Shows & Panels
- The 2014 Big Picture on Cyber Security
- AFCEA Answers
- Ask the CIO
- Building the Hybrid Cloud
- Connected Government: How to Build and Procure Network Services for the Future
- Continuing Diagnostics and Mitigation: Discussion of Progress and Next Steps
- Federal Executive Forum
- Federal Tech Talk
- The Intersection: Where Technology Meets Transformation
- Maximizing ROI Through Data Center Consolidation
- Moving to the Cloud. What's the best approach for me
- Navigating Tough Choices in Government Cloud Computing
- The New Generation of Database
- Satellite Communications: Acquiring SATCOM in Tight Times
- Targeting Advanced Threats: Proven Methods from Detection through Remediation
- Transformative Technology: Desktop Virtualization in Government
- The Truth About IT Opex and Software Defined Networking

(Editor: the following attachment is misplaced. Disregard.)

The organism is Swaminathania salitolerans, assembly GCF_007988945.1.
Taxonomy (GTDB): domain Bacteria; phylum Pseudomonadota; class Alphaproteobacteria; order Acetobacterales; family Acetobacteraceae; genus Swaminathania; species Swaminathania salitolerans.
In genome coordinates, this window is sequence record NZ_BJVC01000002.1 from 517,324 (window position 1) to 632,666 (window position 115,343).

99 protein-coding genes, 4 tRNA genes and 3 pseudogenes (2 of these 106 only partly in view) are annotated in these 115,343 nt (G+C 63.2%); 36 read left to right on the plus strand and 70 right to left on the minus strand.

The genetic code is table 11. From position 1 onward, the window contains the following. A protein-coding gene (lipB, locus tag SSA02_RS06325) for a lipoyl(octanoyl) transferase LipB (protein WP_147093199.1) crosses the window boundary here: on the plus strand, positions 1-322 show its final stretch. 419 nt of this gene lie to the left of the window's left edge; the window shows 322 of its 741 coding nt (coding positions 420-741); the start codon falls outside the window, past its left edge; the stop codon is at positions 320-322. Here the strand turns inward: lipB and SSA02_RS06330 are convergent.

- Value of Health IT
Shows & Panels
Air Force testing mobile capabilities to replace radios
Wednesday - 2/22/2012, 9:10am EST
First responders, maintenance employees and civil engineers will use Apple iOS and Google Android-based mobile devices to test various scenarios.
Currently, airmen on bases communicate over land mobile radios or hard phone lines, said Col. Joel Martin, the innovation and experimentation division chief at the Air Force Command Control Integration Center.
"The primary desire is to go with a commercial, off-the-shelf solution," Martin said.
The Air Force's strategy is "device agnostic" with "layers of security on top of those devices," said William Marion, the chief technology officer for the Air Combat Command Communications Directorate.
Martin said the base is using 3G and 4G wireless networks. In addition to normal requirements of mobile technology, the base also is testing the networks when "augmented requirements" are needed, such as a natural disaster or any other event that denies service.
The Air Force could get to the point where the data from mobile devices is able to provide "decision level" information, Martin said.
In 2012, the service will introduce "tens of thousands" of mobile devices to airmen, according to an Air force release.